In 1861–2 the church was rebuilt in stone, partly from a gift from the younger J. R. Holden, to the designs of W. G. Bartleet. (fn. 63) Additional seating was provided by the wholesale removal of the old fittings. (fn. 64)
In 1906 the vestry was rebuilt, the tower repaired, and the spire re-shingled. (fn. 65) Choir-stalls were inserted in the sanctuary in 1909, and in 1912 the church was entirely lit by gas for the first time. (fn. 66)
In 1928–9 the church was extended eastwards to the designs of Sir Charles Nicholson. A new Lady chapel was erected beyond the Gaynes chapel, the chancel was taken into the nave, and a new one built. A south chapel of St. George was also added, with an adjoining organ chamber. (fn. 67) New vestries, east of the south chapel, were built in 1937. (fn. 68)
An organ was bought by subscription in 1876; a new one, bought in 1911, was rebuilt in 1928. (fn. 69)
There were four bells in 1552. There are still four; (i) c. 1480; (ii) 1974; (iii) 1583, Robert Mot of Whitechapel (Lond.); (iv) recast 1602. The old (ii) was recast in 1602 and sold in 1823. Its replacement is a memorial gift from the Bowman family. (fn. 70)
The plate includes a silver chalice of 1607 or 1608, with the cover missing, a silver paten of 1686, and a silver paten on foot of 1704. (fn. 71)
The oldest surviving monuments are 8 brasses. They commemorate, among others, Elizabeth Deyncourt (d. c. 1455), Nicholas Wayte (d. 1542) and his wife Ellen (d. 1545), and Gerard Dewes (d. 1591) in armour. (fn. 72) There are various Branfill monuments, including a half-figure of Andrew Branfill (d. 1709). An inscription to James Esdaile (d. 1812) by Sir Richard Westmacott, and another to Sir James Esdaile (d. 1793), attributed to Richard Westmacott the elder, are with other Esdaile monuments in the former Gaynes chapel. (fn. 73)
In 1961 the rector and churchwardens received £2,600 under the will of Caroline F. Whitehead, to be used for the advancement of religion in the parish. The money was placed in trust and is used for church purposes. (fn. 74)
In 1864 the vestry bought the NE. corner of the rectory's kitchen-garden to extend the churchyard, thus giving it a boundary on Upminster Hill (St. Mary's Lane). The 'old' churchyard was closed in 1891, and by 1902 the 'new' churchyard was full. (fn. 75) In 1926, with parish sentiment continuing to prefer burial in a churchyard, the rector gave another piece of the rectory garden north of the nave. (fn. 76) The present avenues of yew were planted by Mrs. Branfill in 1848; they replaced horse chestnuts given by Champion Branfill (I) before 1735. (fn. 77)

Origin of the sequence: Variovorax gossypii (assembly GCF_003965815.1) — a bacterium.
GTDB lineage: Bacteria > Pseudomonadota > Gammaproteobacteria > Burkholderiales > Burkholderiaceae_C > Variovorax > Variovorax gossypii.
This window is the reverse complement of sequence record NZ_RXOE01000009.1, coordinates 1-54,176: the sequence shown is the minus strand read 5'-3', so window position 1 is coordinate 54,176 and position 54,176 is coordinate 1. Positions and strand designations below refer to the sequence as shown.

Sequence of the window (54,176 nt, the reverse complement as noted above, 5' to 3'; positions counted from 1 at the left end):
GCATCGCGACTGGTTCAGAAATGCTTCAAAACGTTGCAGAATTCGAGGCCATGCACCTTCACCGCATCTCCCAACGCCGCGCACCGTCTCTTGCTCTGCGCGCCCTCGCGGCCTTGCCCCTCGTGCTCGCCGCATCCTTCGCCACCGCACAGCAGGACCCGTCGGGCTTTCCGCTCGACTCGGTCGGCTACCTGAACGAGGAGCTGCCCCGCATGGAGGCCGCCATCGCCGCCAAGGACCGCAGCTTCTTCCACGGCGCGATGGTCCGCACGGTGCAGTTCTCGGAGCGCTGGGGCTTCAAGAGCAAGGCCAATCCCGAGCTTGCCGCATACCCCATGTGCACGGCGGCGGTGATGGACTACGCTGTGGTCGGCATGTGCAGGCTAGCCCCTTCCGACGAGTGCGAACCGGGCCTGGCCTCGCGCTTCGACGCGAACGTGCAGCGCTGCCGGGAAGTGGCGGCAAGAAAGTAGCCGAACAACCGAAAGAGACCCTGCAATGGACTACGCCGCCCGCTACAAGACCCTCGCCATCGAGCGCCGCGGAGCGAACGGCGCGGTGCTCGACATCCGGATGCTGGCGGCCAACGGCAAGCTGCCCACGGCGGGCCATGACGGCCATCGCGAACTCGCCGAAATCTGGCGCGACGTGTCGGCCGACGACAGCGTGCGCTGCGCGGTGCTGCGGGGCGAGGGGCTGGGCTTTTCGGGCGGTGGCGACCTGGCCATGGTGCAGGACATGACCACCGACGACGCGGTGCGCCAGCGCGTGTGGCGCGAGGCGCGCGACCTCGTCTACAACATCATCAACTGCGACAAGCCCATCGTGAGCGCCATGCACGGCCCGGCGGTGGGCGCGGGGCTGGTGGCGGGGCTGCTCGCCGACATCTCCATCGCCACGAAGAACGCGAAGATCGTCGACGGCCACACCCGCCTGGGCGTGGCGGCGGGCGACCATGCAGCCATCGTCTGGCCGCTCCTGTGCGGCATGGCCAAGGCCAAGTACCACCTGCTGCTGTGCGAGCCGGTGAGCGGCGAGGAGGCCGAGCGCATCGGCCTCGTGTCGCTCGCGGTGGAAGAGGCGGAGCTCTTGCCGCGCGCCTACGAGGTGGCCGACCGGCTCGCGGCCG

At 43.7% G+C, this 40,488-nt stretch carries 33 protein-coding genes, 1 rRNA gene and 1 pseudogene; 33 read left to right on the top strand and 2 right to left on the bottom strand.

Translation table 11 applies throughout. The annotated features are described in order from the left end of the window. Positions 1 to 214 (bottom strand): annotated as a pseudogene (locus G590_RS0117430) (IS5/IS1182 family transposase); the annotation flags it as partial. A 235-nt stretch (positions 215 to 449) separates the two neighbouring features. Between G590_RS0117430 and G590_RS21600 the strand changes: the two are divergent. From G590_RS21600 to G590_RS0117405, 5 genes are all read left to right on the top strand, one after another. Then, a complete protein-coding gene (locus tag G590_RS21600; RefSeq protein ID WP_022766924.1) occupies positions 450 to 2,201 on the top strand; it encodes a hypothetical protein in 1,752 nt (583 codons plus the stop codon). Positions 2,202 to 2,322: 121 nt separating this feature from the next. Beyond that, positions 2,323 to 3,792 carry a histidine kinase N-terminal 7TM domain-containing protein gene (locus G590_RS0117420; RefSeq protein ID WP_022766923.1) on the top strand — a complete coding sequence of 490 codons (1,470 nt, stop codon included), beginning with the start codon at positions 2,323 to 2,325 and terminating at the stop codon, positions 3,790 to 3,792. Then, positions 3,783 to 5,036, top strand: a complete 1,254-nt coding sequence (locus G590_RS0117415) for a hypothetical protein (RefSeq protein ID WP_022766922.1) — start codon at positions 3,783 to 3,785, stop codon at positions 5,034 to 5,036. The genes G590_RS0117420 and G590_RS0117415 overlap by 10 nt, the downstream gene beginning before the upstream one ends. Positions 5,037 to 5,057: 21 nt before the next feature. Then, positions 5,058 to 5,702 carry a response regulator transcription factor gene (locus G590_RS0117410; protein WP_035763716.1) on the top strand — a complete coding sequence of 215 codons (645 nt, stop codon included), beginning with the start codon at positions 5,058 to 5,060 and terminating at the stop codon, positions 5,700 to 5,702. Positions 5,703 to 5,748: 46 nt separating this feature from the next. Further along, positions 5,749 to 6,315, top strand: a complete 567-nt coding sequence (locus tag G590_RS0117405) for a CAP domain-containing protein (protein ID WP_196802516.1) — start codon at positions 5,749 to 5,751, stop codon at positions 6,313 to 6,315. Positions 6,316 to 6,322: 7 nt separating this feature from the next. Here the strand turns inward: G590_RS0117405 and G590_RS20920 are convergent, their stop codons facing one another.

A cadet branch of the recusant Wiseman family of Felsted and Wimbish was resident at Upminster from 1576 to c. 1612. (fn. 78) In 1628 there were two Catholic yeoman families in the parish, servants of the Petres of Cranham. (fn. 79)
In 1880 or 1881 Helen Tasker, Countess Tasker, bought the Hill Place estate which included Hill House (or Minster House or Upminster House), St. Mary's Lane. Canon J. Kyne (d. 1881) of Brentwood opened a small oratory at Hill House, and services were continued there until 1888, when the property was sold after the Countess's death. (fn. 80)
In 1923, through the efforts of the Revd. Julius Van Meenen of Romford and other Romford Roman Catholics, the church of ST. JOSEPH was opened; it was served at first from Romford, but by the end of the year a separate parish was formed. (fn. 81) The original building, on the corner of St. Mary's Lane and Sunnyside Gardens, was closed in 1932 when a corner site was acquired in Champion Road and a temporary church opened there. (fn. 82) In 1934 the adjoining property of Mavisbank, St. Mary's Lane, was bought for use as a school. (fn. 83) The present church of St. Joseph was built in 1939. (fn. 84)
In 1927 Sisters of the Sacred Heart of Mary bought Hill Place, St. Mary's Lane, as a convent and girls school. (fn. 85)
Even after the Restoration and the ejection of the rector John Halke in 1662, the influence of Puritanism continued. Five parishioners were charged in 1663 with refusing to attend the parish church. (fn. 86) In 1672 the house of Samuel Springham was licensed as a Presbyterian meeting-place. (fn. 87) Six nonconformists were reported in the parish in 1676. (fn. 88) Some of them may have been Baptists, for in that year a known Baptist, Richard Robinson, was rated in the parish, as well as Springham. (fn. 89) Springham's Presbyterian congregation still existed in 1708 when application was made for his house at the Brick-kilns to be licensed, but there is no record of it later. (fn. 90)
A general Baptist church drawing its worshippers from Pilgrim's Hatch, Hornchurch, Aveley, and Upminster originated before 1700. One of its members, Richard Robinson of Upminster, was transferred from Pilgrim's Hatch to a sister church at Rainham c. 1697. (fn. 91) John Pain, whose house at South Weald was licensed for Baptists in 1705, was one of the elders in 1715, the other being Coomes; at that date congregations of 200 were attending meetings at Pilgrim's Hatch and Aveley. (fn. 92) From 1737 the church, located from 1732 in Hornchurch, was centred on Upminster. Abraham Nelson was named as elder 1732–53. (fn. 93) The church died out between 1756 and 1773, perhaps after Nelson's death c. 1764. (fn. 94) Its meeting-place was probably an old house on Chafford Heath traditionally associated with the Robinson, Nelson, and Wood families, of which part was said to have been used for many years as a chapel by the Wood family. (fn. 95) John Wood, a contemporary of Nelson's, died c. 1775. (fn. 96) A pulpit was removed c. 1816 when the house was converted into two cottages, but some chapel fittings still remained in 1856. In a burial ground behind the house were two box trees clipped to form an alcove for the minister and a desk for the bible. (fn. 97)
Upminster Baptist church, Springfield Gardens, originated in 1934 with support from North Street Baptist Church, Hornchurch. (fn. 98) In 1935 a school-chapel was built and a church of 33 members was formed. The church building was opened in 1959. Membership rose from 133 in 1945 to 257 in 1973. (fn. 99) The church initiated the formation of Cranham Baptist church. (fn. 100)